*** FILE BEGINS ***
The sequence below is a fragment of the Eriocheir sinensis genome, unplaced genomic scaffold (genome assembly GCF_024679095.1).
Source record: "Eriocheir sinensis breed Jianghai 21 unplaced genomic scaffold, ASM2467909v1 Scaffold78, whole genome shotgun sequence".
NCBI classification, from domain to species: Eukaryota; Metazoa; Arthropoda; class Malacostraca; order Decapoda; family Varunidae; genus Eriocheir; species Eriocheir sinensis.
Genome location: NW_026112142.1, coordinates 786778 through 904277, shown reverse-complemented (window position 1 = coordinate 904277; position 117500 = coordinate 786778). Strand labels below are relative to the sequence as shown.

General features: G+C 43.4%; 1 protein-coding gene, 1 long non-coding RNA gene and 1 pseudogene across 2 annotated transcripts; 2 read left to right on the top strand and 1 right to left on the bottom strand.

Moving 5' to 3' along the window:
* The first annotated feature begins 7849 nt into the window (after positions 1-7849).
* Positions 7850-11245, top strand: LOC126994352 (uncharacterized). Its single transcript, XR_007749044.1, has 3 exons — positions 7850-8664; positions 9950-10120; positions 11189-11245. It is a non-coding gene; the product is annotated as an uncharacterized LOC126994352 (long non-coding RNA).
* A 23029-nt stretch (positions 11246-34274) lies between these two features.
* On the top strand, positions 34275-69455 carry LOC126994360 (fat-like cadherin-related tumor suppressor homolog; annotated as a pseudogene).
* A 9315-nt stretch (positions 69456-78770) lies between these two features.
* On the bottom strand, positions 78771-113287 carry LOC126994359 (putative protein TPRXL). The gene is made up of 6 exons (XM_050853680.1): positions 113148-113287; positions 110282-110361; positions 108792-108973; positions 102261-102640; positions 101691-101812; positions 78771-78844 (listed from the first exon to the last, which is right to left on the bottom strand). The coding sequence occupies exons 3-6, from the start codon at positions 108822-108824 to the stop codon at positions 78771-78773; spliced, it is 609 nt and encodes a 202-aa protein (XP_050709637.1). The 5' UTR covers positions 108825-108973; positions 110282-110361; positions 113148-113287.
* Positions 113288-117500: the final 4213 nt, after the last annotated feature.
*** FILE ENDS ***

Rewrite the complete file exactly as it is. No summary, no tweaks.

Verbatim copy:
The sequence below is a fragment of the Eriocheir sinensis genome, unplaced genomic scaffold (genome assembly GCF_024679095.1).
Source record: "Eriocheir sinensis breed Jianghai 21 unplaced genomic scaffold, ASM2467909v1 Scaffold78, whole genome shotgun sequence".
NCBI classification, from domain to species: Eukaryota; Metazoa; Arthropoda; class Malacostraca; order Decapoda; family Varunidae; genus Eriocheir; species Eriocheir sinensis.
Genome location: NW_026112142.1, coordinates 786778 through 904277, shown reverse-complemented (window position 1 = coordinate 904277; position 117500 = coordinate 786778). Strand labels below are relative to the sequence as shown.

General features: G+C 43.4%; 1 protein-coding gene, 1 long non-coding RNA gene and 1 pseudogene across 2 annotated transcripts; 2 read left to right on the top strand and 1 right to left on the bottom strand.

Moving 5' to 3' along the window:
* The first annotated feature begins 7849 nt into the window (after positions 1-7849).
* Positions 7850-11245, top strand: LOC126994352 (uncharacterized). Its single transcript, XR_007749044.1, has 3 exons — positions 7850-8664; positions 9950-10120; positions 11189-11245. It is a non-coding gene; the product is annotated as an uncharacterized LOC126994352 (long non-coding RNA).
* A 23029-nt stretch (positions 11246-34274) lies between these two features.
* On the top strand, positions 34275-69455 carry LOC126994360 (fat-like cadherin-related tumor suppressor homolog; annotated as a pseudogene).
* A 9315-nt stretch (positions 69456-78770) lies between these two features.
* On the bottom strand, positions 78771-113287 carry LOC126994359 (putative protein TPRXL). The gene is made up of 6 exons (XM_050853680.1): positions 113148-113287; positions 110282-110361; positions 108792-108973; positions 102261-102640; positions 101691-101812; positions 78771-78844 (listed from the first exon to the last, which is right to left on the bottom strand). The coding sequence occupies exons 3-6, from the start codon at positions 108822-108824 to the stop codon at positions 78771-78773; spliced, it is 609 nt and encodes a 202-aa protein (XP_050709637.1). The 5' UTR covers positions 108825-108973; positions 110282-110361; positions 113148-113287.
* Positions 113288-117500: the final 4213 nt, after the last annotated feature.